Samaria Rice responds to Shaun King sharing conversation on podcast
During a conversation with theGrio on Wednesday King referred to his conversation with Rice as "positive and warm"
One thing Shaun King knows how to do is trend on Twitter.
The author posted an article he wrote in regards to a recent conversation with Samaria Rice, the mother of 12-year-old Tamir Rice, who was shot and killed by police back in 2014. Rice chastised King for sharing the content of their conversation and accused him of impersonating a Black man in an Instagram post on Tuesday.
“Shaun King, Why do you think it’s so important to tell folks we had a conversation? Well, we talked and everything that was said was very toxic and uncomfortable for me to hear that you raised additional money and then said you did not want to bother me,” Rice wrote.
During a conversation with theGrio on Wednesday King referred to his conversation with Rice as “positive and warm.” He said the meeting came about after individuals from their respective teams were in contact with each other in hopes of getting Tamir’s case reopened.
He claims they all sat down on Friday including Rice and since the meeting their staffs have been in communication everyday.
“Personally, I don’t understand how you sleep at night I never gave you permission to raise anything. Along with the United States, you robbed me for the death of my son,” wrote Rice.
King claims he is shocked at Rice’s frustration. “I was very surprised because I felt like I did everything anybody from her team asked me to do.”
He also insisted the only reason he wrote the piece about their conversation was to get ahead of any press that may come with the reopening of Tamir’s case and to “bridge the gap.”
He also claimed he uses his platform to promote fundraisers and does not have access to any funds collected.
She added: “You gave me a cop and donut conversation. All lies Shaun, please stop thinking we on the same page. As a white man acting Black you are an imposter that can not be trusted. My son was 12-years-old and DOJ needs to reopen his case period.
Tamir human rights were violated why would you so ever make it about you? You are a selfish self-centered person and God will deal with you white man,” the mother captioned the post with, “For anyone that’s want to know the truth.”
King’s ethnicity has been questioned for years. His mother, Naomi Kay King, is a white woman who raised King and his brother as a single parent. However, in 2015, King stated that his mother told him his biological father is a light-skinned Black man.
A social media post from King that was posted a month ago began to trend on Twitter. He mentioned the fact that he “never pretended to be Black” a day in his entire life, while at the same time noting he was considered Black because being “mixed or bi-racial” was not a thing growing up in the ’80s and early ’90s.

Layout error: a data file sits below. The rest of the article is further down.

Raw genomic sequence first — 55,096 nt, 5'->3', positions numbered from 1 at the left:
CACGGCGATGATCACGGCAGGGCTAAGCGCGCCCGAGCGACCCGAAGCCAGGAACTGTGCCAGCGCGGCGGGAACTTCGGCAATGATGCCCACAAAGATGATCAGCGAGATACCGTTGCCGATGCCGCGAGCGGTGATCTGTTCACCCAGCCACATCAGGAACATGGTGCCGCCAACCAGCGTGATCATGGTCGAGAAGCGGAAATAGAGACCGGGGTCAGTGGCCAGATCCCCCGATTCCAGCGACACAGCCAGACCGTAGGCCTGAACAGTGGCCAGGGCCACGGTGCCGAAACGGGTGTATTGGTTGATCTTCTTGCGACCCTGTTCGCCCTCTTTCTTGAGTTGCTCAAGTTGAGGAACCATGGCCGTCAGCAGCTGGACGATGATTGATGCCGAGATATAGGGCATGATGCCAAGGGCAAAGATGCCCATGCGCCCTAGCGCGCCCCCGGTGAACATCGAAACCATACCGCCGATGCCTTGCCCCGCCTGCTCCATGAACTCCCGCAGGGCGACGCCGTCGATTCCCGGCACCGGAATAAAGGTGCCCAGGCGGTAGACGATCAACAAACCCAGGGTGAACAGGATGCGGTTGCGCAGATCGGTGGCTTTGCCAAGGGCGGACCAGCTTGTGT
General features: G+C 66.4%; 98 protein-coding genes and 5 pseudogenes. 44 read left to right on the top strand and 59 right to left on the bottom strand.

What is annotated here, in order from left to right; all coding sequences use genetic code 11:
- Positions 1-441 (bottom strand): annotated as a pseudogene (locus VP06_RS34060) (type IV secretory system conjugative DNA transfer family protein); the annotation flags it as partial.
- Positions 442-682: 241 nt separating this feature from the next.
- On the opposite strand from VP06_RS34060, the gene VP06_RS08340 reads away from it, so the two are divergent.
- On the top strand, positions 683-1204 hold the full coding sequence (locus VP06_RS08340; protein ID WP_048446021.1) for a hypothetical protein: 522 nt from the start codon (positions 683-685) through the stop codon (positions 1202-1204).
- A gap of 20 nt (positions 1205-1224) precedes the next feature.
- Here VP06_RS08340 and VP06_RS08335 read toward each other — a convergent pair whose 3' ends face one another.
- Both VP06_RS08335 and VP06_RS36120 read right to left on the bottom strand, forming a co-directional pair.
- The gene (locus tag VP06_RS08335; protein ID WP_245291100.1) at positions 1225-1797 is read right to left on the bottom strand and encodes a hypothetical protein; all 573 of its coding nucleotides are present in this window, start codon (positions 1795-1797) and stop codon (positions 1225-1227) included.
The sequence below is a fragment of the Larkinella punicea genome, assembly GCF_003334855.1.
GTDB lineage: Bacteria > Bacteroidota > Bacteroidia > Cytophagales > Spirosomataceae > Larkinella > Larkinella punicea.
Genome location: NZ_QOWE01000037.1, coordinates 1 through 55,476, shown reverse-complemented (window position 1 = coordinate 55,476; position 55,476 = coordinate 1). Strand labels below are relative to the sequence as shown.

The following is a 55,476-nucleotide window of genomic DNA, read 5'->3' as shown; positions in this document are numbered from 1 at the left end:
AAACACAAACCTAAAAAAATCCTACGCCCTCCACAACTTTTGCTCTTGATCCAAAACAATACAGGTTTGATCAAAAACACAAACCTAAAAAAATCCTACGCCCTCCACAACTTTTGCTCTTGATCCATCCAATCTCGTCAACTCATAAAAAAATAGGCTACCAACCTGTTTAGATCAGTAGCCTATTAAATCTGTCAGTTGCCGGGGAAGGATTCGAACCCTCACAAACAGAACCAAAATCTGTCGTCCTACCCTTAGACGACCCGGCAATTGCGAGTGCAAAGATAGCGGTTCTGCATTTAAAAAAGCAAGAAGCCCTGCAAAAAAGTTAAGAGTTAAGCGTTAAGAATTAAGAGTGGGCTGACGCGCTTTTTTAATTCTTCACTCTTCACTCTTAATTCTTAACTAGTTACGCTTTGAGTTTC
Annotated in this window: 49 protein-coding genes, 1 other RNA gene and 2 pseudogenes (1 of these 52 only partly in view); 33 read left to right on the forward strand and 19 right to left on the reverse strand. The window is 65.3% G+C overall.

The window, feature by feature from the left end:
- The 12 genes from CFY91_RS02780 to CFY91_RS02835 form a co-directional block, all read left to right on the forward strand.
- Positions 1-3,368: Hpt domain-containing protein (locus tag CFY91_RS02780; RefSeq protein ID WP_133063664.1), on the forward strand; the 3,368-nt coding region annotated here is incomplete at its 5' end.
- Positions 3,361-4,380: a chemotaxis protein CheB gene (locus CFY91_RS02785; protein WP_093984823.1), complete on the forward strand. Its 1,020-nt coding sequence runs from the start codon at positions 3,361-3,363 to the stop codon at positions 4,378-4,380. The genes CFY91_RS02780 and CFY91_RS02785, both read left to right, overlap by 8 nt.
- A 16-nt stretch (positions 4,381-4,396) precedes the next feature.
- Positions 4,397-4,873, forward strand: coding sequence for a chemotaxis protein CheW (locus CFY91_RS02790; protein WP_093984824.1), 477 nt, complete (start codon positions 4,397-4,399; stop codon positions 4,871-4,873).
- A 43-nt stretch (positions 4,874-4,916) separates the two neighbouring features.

He ended his statement by saying, “race, obviously was created as a social tool for power and oppression, and I don’t quite fit neatly in any box,” and that he doesn’t “feel no guilt about any of this.”
King said that he has been open about his race for years and that the conversation will continue to surface because people do not want to accept him as a Black man.
Of course, Black Twitter had a field day with the ordeal.
“A white mom and a dad who was so white that he passed for white, to me that does not equal a black child. It equals a white child who has a bit of black ancestry. Same way many black people have a bit of white ancestry, but are not white,” wrote a Twitter user.
“Wrote a whole dissertation saying nothing. It’s that audacity that screams white privilege,” added another.
Social media users could not help but notice that King did not respond to Rice’s comments about him using her story for financial gain.
“His response to this avoiding the actual issue and concentrating only on proving he’s black is so tiring. Just that same old filtered high school photo with comments limited to his friends,” added another user.
Another added: “I’m almost impressed with the fact that he’s been pulling this stunt since the Occupy movement, but when you take advantage of people in their lowest moments – for your financial game, that takes scumbaggery to a whole new level.”
Another added: “He has been capitalizing off of Black trauma for years. The same way Derrick Jaxn capitalized off of women’s traumatic experiences. People have to stop giving these internet frauds a platform to build a brand off of pain.”
theGrio reached out to Rice but did not hear back at the time this article was published.
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